Backlist Bonus: Mockingjay

mockingjayby Suzanne Collins
YA Dystopian
2 of 5 stars

This is an interesting case where my star rating isn’t for flaws in the book itself. This was not an enjoyable book to read, but only because it was so good. The final chapter in this trilogy is so realistically bleak there is no way to enjoy reading it. It’s dark, depressing, and gray. While I think it’s admirable to show what all these drastic, revolution/post-apocalypse/political-manipulation-machine stories would actually be like, it was like reading 1984. It’s good to have it checked off your list but you never need to read it again. My current rating scale would give this 3 stars, but I feel weird changing my Goodreads rating after the fact. I know, I’m weird.

We’ve spent hundreds of pages reading about Katniss. Her goals, her struggle to survive, her place in a world that is clearly more complex than she first thought. I cared about Katniss–I did not want to see her utterly destroyed as a person. “The girl on fire” who was burnt to ashes. Unfortunately, she’s the Mockingjay, not a phoenix. The capable, clever, determined girl from the first two books is reduced to a shivering, irrational creature suffering from intense PTSD and essentially paralyzed. These are all reactions I’d expect in a person coming off of two rounds of the Hunger Games–but it doesn’t fit the tone of the previous books and it’s a sucker-punch to the reader. It’s as if you were watching a Disney movie and suddenly the princess is actually reacting to being locked up/asleep for years instead of smiling and riding off with the prince.

Political and physical battles span the length of the book, but unlike the film we don’t get much perspective on Panem since Katniss isn’t very involved. Lots of death, lots of trauma, lots of moralizing on how each government regime eventually becomes what it fought against. True, but unpleasant. So although it’s definitely interesting to read the trilogy and experience Katniss’ complete journey, in my opinion this doesn’t have the re-readability of the first two books.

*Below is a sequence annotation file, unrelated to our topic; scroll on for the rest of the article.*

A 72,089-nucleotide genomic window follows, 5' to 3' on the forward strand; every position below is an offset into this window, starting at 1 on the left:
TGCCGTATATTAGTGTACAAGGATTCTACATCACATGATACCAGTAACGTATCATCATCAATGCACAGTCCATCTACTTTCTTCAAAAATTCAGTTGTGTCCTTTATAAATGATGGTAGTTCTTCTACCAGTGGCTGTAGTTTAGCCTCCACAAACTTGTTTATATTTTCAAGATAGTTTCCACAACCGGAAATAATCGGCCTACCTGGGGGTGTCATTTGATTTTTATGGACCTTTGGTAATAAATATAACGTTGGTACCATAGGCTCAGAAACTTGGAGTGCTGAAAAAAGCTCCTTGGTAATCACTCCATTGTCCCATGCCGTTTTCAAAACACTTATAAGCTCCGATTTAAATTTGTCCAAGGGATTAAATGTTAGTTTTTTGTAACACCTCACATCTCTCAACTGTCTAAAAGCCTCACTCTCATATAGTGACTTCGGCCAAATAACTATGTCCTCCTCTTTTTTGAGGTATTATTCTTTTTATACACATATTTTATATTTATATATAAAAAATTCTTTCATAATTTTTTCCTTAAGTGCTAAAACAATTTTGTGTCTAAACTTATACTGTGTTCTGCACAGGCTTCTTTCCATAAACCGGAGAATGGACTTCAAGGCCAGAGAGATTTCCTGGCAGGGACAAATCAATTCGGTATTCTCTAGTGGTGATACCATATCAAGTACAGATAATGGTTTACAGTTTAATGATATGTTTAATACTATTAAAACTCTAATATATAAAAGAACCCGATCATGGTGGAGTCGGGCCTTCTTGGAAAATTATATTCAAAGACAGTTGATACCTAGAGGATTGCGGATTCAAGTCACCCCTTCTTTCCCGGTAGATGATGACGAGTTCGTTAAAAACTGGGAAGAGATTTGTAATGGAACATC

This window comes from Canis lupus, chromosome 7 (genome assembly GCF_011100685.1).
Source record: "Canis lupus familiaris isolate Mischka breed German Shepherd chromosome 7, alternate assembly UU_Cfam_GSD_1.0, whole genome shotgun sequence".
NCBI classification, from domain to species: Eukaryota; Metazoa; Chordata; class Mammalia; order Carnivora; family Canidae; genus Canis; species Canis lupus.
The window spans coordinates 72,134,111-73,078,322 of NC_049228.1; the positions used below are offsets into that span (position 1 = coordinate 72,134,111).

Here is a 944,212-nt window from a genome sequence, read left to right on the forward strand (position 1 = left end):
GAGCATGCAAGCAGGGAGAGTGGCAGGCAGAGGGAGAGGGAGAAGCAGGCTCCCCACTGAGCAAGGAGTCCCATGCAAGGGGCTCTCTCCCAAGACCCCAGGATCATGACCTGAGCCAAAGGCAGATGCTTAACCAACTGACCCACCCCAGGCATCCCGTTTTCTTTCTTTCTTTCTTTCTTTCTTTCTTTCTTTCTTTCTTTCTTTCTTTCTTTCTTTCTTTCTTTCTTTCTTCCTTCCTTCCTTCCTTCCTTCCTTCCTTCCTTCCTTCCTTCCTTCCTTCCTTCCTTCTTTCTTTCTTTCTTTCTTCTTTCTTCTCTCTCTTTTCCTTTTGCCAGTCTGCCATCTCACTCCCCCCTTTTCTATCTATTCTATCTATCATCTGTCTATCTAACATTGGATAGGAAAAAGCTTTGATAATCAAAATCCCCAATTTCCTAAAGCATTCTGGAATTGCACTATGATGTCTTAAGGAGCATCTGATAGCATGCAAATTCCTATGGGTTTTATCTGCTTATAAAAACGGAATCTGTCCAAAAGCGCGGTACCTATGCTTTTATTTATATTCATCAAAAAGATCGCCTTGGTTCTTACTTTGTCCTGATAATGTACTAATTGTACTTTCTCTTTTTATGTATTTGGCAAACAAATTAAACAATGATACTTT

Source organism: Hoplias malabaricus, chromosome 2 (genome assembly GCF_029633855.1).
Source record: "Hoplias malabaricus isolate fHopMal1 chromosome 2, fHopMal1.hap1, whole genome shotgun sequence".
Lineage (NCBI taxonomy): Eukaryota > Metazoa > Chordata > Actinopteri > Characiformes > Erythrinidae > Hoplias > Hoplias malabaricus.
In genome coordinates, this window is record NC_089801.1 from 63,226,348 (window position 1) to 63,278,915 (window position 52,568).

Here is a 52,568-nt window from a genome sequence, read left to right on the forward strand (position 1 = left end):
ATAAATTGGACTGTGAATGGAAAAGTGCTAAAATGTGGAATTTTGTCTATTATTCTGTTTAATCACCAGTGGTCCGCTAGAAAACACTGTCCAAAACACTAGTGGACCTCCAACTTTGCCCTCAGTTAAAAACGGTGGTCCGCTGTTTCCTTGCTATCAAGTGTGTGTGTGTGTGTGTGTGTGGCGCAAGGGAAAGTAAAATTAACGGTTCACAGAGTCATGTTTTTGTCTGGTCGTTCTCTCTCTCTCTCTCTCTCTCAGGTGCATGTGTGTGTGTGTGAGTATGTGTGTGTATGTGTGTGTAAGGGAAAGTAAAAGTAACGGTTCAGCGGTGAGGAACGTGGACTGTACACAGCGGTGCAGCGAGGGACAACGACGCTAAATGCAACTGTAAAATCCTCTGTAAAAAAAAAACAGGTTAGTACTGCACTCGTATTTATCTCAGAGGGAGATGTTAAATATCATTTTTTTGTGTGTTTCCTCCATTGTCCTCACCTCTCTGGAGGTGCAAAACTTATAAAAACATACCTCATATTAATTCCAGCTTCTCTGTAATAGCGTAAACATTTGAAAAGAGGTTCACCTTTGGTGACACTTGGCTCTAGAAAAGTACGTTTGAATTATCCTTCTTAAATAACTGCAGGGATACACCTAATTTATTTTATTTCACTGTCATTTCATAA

If you’d like to see more reviews or buy a copy for yourself, Mockingjay is available on Goodreads and on Barnes & Noble’s website here. Please consider supporting your local bookstore!

Similar reads:

  • Allegiant by Veronica Roth – Another depressing end to a dystopian trilogy, but that series was my favorite after this one. In my opinion, another instance of the first two books being better, but book three is polarizing.
  • The Dark and Hollow Places by Carrie Ryan – This trilogy about the aftermath of the zombie apocalypse started strong, had a rough middle, and then ended on a slightly weird/uplifting note. Again, I felt this was the most realistic of the three (in terms of perspective) and your level of enjoyment will depend on whether that suits you.

Backlist Bonus: Catching Fire

fireby Suzanne Collins
YA Dystopian
3 of 5 stars

Although a very good second installment for a trilogy, much of this seemed like the first book re-done. We go back to the arena for the Quarter Quell – a special version of the Hunger Games pitting victors against each other in another fight to the death. When Katniss and Peeta are chosen again for District 12, Katniss knows it’s because of their rebellion in the previous games. But Katniss can’t convince President Snow it was an accident born out of true love—he believes she is part of a wider rebellion.

The quicker pacing and better side characters in this version broaden our understanding of Panem’s districts and the Capitol’s hold on them. Katniss is placed in the interesting position of becoming the face of a rebellion she doesn’t believe in—she tries to halt the unrest but continually stirs it up instead. She fears for Prim, Gale, and Peeta as President Snow assures her that if she doesn’t succeed, he will stop everything by force and kill everyone she loves.